Like Stevens’s jar, and even like those glowing industrial operations off I-80, Kundig’s own structures are luminous presences within the landscape, whether they be Lilliputian fishing or writing huts, substantial houses in the wilderness or big city, or commercial projects that afford surprising intimacy at an institutional scale. Obviously, Kundig’s work, which has brought him a raft of laurels (along with opportunities to design in settings far-flung from his Seattle base, at the firm Olson Kundig), is as removed from these infernal industries as you can imagine. His buildings get their glow not from gas flares or (God forbid) uranium caches but from their ingenuity, precision, and frank materiality, turned out, as they often are, in concrete with the mellow glow of moon dust and untreated steel as richly patinated as any Richard Serra sculpture. Brute strength and tactile refinement are held in precise equilibrium.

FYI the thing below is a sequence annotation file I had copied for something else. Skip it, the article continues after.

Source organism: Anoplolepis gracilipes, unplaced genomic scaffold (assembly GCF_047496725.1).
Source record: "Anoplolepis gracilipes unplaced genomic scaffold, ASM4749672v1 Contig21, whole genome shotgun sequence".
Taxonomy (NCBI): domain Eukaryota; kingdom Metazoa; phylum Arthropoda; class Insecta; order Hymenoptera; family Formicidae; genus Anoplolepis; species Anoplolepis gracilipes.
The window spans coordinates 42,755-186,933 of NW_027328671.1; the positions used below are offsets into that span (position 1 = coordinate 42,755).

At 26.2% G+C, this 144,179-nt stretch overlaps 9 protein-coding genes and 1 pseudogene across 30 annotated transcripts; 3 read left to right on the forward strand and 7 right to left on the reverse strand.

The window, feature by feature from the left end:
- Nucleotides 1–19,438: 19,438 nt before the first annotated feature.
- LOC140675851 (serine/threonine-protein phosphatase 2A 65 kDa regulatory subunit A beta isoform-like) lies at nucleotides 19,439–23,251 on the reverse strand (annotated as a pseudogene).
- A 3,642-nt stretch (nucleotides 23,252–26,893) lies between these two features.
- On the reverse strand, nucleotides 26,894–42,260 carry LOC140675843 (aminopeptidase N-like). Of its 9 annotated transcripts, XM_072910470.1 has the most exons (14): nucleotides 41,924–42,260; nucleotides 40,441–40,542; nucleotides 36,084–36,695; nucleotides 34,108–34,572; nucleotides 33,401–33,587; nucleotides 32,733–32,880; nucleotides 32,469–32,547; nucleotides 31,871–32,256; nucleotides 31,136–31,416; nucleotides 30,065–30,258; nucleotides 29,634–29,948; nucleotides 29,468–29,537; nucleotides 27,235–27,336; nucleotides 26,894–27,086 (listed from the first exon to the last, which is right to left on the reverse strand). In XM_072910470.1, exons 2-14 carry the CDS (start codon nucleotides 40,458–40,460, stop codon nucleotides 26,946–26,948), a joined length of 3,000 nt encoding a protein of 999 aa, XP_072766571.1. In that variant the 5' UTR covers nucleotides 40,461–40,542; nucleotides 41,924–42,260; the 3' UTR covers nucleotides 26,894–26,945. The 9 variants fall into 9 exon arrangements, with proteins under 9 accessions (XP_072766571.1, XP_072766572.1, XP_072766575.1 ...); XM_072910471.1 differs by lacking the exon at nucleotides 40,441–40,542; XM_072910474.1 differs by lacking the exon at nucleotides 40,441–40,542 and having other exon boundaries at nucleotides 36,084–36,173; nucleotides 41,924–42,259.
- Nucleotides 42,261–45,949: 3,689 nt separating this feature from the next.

“Tough, light, and solid” is how he once described a project to me. That triad of no-nonsense adjectives is perhaps the best characterization there is of Kundig architecture, which manages to combine the airy tautness of the Case Study Houses with the elemental, expressive heft you might associate with Louis Kahn. Kundig’s roots—thanks in part to his father, the Swiss-born architect Moritz Kundig—run deep in the European modernist tradition. Yet his outlook is all-American, in the best sense: generous, forward-looking, inspired by the land, always in motion.
The nocturnal drive across I-80 followed a long and very hot day, taking in the annual eardrum-challenging ritual known as Speed Week, in which homegrown vehicles blast across the Bonneville Salt Flats at speeds (and noise levels) that could rival those of a DC-10. Kundig has been a spectator for years, drawn to Bonneville’s intersection of true American subculture and alien topography. The hot-rod culture of the 1960s (the airbrushed, souped-up creations of Ed “Big Daddy” Roth and his ilk) is another strand of Kundig’s complex architectural DNA. “It’s about re-inventing commodities for your own purpose, in your own voice,” he explained. (Kundig’s residence in Seattle, where he lives with his wife, Jeannie, is known as Hot Rod House.)
Kundig has a soft spot for the built vernacular, particularly that of the American West.